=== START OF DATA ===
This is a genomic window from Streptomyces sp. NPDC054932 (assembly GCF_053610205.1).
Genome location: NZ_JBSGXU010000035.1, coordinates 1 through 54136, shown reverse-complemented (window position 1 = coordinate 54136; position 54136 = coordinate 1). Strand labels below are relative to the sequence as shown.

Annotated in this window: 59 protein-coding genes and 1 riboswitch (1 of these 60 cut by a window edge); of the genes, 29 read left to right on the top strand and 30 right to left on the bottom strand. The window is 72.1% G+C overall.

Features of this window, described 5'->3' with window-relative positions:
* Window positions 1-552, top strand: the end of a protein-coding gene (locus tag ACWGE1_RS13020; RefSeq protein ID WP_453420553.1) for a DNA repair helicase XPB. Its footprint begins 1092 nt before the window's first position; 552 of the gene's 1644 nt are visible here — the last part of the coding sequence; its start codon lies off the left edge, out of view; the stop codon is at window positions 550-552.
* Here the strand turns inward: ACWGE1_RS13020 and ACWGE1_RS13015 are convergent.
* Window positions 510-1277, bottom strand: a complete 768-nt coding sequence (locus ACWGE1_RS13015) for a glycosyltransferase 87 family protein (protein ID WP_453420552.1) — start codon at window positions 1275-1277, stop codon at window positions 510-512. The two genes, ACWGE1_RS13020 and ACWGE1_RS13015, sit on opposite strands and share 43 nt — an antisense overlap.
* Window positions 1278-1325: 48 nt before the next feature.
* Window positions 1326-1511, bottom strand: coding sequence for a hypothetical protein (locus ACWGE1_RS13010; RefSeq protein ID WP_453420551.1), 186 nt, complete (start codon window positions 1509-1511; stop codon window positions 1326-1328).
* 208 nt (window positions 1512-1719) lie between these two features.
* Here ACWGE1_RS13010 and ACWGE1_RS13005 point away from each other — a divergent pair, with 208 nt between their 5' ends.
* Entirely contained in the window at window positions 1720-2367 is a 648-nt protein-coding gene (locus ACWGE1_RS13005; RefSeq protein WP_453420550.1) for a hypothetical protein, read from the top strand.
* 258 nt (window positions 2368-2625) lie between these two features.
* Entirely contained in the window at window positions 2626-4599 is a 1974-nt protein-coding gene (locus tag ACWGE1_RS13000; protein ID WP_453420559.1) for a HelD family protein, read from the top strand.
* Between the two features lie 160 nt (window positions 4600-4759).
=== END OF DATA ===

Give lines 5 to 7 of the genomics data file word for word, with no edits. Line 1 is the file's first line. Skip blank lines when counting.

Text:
* Window positions 1-552, top strand: the end of a protein-coding gene (locus tag ACWGE1_RS13020; RefSeq protein ID WP_453420553.1) for a DNA repair helicase XPB. Its footprint begins 1092 nt before the window's first position; 552 of the gene's 1644 nt are visible here — the last part of the coding sequence; its start codon lies off the left edge, out of view; the stop codon is at window positions 550-552.
* Here the strand turns inward: ACWGE1_RS13020 and ACWGE1_RS13015 are convergent.
* Window positions 510-1277, bottom strand: a complete 768-nt coding sequence (locus ACWGE1_RS13015) for a glycosyltransferase 87 family protein (protein ID WP_453420552.1) — start codon at window positions 1275-1277, stop codon at window positions 510-512. The two genes, ACWGE1_RS13020 and ACWGE1_RS13015, sit on opposite strands and share 43 nt — an antisense overlap.